Tuesday, February 18, 2014

So Far, So Good

We're almost a week from Aaron's vent changes, and he seems to be holding his own.  Actually, doing even better.

Here's how I think of it.  Back in college, I had classes in the Humanities building (funny place for an Spanish/English major, right?).  Anyway, it was an older building with kinda narrow halls.  Top that off with an auditorium for those massive classes right in a corner.  Let's just say, even for a 100 pound freshman girl, getting through those hallways during class changes was a challenge.  Even getting INTO the hallway could be difficult.

So imagine if you are the blood and blood vessels that are supposed to travel through the lungs.  Except the lungs are full, full way up with air (narrow hallways crammed with other students).  It's really hard to move that blood through, causing the blood vessels to be cramped, the heart to work harder, and sometimes the blood decides to escape through the VSD, the hole between the lower chambers in the heart rather than go to the trouble of trying to get to the lungs to pick up that oxygen.  Anyone ever been tempted to just use that Emergency Exit door??

So when the doctor lowered the tidal volume of his ventilator (think "tidal waves" in the ocean, the breath that's pushed into the lungs) and let him set the rate of his breathing, it cleared those "hallways" out pretty good.  The big question was, is he strong enough after over three years of not having to breathe, to be able to start back up and do it all on his own, all the time?

And it looks like the answer is, YES!  It's kinda weird to hear him when he's asleep.  I've gotten so used to 30 breaths per minute, that rhythm, that it's a bit disconcerting to hear 17-22 breaths, and some are really deep, long ones.  But apparently, that's what he needs.  Sometimes he doesn't breathe quite deeply enough and the ventilator complains, but it's becoming less and less often, and it's usually an every other, or every third breath when he's already breathing relatively fast.  So no biggie.  (Part of me wonders if the vent is confusing rocking movement with breathing motions.)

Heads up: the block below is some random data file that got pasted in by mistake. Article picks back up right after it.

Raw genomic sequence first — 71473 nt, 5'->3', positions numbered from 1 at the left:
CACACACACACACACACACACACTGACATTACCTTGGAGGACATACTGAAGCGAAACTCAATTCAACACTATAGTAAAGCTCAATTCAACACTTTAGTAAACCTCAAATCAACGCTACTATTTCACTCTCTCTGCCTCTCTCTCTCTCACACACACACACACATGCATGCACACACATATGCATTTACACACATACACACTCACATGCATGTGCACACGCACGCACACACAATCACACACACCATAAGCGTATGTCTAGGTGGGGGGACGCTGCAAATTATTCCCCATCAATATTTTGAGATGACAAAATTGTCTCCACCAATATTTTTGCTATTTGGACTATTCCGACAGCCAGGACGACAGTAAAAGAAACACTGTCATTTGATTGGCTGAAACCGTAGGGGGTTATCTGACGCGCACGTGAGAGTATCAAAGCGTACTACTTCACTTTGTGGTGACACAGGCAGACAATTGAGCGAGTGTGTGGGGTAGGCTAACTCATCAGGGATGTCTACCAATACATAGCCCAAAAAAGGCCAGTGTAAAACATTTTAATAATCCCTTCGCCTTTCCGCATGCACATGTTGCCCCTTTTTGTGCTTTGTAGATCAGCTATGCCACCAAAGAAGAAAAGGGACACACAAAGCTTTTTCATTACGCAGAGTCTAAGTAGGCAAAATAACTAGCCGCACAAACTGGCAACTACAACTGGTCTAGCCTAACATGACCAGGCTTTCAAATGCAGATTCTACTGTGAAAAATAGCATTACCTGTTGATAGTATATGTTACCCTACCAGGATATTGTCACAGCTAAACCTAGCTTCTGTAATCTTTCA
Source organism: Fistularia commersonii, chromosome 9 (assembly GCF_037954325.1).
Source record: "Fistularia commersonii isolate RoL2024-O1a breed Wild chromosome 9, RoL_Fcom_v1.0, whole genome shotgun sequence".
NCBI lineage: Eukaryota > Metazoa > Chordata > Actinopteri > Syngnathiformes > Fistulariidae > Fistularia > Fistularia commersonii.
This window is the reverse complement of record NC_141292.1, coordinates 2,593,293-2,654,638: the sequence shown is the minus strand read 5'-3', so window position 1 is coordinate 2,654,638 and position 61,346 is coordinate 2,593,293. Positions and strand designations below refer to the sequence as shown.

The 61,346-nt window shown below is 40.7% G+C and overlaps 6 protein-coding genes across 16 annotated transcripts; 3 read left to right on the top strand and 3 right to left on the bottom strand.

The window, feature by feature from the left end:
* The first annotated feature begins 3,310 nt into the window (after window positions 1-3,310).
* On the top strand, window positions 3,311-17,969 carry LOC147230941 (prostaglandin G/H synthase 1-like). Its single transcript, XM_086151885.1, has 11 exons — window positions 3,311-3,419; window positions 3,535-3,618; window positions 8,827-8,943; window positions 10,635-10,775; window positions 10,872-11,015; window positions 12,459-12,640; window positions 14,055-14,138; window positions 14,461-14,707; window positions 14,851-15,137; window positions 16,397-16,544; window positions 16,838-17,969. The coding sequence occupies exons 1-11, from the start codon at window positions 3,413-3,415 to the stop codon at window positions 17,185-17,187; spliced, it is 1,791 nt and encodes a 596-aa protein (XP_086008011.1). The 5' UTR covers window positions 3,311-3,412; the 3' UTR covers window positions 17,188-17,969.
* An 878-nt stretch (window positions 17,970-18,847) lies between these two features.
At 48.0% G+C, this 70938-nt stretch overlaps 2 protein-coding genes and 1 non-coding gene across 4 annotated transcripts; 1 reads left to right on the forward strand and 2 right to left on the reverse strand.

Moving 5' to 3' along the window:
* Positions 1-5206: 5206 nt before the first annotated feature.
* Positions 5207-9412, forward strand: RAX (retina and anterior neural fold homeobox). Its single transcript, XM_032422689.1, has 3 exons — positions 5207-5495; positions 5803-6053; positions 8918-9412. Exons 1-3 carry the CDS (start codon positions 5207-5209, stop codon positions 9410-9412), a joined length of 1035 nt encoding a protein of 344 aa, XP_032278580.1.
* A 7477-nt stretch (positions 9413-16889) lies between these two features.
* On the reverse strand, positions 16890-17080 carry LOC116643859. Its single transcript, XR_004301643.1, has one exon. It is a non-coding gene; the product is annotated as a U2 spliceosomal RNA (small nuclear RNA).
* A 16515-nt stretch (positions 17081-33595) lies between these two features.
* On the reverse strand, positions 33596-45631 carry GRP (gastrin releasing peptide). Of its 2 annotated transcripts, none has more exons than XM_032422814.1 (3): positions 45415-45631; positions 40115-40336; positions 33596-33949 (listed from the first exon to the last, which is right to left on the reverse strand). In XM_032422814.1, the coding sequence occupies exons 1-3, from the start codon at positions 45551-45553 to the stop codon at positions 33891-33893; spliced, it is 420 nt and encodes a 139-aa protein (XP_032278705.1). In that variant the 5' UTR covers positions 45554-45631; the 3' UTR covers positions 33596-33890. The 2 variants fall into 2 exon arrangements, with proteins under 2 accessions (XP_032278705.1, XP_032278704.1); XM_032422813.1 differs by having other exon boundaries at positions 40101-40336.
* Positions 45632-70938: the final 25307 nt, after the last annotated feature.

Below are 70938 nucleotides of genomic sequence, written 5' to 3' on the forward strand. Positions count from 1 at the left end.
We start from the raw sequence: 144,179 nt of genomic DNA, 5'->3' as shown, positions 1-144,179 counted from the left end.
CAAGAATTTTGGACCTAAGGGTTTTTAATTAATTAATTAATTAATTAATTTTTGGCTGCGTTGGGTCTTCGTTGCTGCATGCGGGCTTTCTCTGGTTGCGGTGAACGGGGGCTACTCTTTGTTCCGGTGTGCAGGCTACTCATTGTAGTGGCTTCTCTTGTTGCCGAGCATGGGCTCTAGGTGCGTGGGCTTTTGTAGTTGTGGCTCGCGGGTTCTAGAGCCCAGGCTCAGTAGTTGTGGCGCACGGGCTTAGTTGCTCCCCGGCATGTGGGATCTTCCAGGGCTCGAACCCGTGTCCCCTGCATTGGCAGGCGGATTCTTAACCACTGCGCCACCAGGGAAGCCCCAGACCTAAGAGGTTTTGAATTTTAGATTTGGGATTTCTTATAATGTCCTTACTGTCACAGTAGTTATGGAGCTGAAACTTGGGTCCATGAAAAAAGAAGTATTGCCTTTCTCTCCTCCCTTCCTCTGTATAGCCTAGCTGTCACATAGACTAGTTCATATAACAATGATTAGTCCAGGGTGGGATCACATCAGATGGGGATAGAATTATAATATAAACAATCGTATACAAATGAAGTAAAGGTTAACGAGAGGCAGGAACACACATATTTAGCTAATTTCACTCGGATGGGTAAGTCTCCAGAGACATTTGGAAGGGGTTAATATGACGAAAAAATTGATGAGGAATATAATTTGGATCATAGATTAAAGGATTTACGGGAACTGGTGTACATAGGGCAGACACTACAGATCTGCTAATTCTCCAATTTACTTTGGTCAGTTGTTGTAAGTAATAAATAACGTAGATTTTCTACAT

We went in to get some lab work done on Saturday, just to check things, and almost every one of his numbers was perfect.  The only one that was off (bicarbs, produced by his kidneys) was only slightly off.  Plus, he's started using less oxygen on a regular basis.  Again, a sign that the blood is not taking the easy route, the emergency exit through the VSD because it's just too crowded in those hallways.  What a blessing, what a tremendous answer to prayer.

In Other News:

We're looking for a nurse for this cute kiddo. Tuesdays only, from 7:30 am to 12:30 pm. You do have to have a current license because Alpine School District will be the actual employer, but you get to be Aaron's one-on-one nurse, responsible only for him. Five hours with a perfect soul, AND you get paid for it. If you or someone you know might be interested, please contact me. Thanks!

David had his knee surgery on Thursday, and it's been an difficult time with the pain.  But today, he starts his physical therapy and back on the road towards getting back to his mission in Portland, Oregon.  Please keep him in your prayers.  His goal is to be walking five miles a day by the first part of April.  It's a lofty goal, but one that his doctor thinks is doable.  

Michael is following in his big brother's footsteps and getting his tonsils out the end of March.  I almost want to line them all up on gurneys, and the doctor can simply go from one to the next, yank them all, and we'll have it over with.  Taking out stock in ice cream sounds like a good idea.  

Convert difficulties into opportunities, 
for difficulties are divine surgeries to make you better.  
~Author Unknown

1 comment:

  1. Always thinking of your family, praying for your family, and being inspired by your family.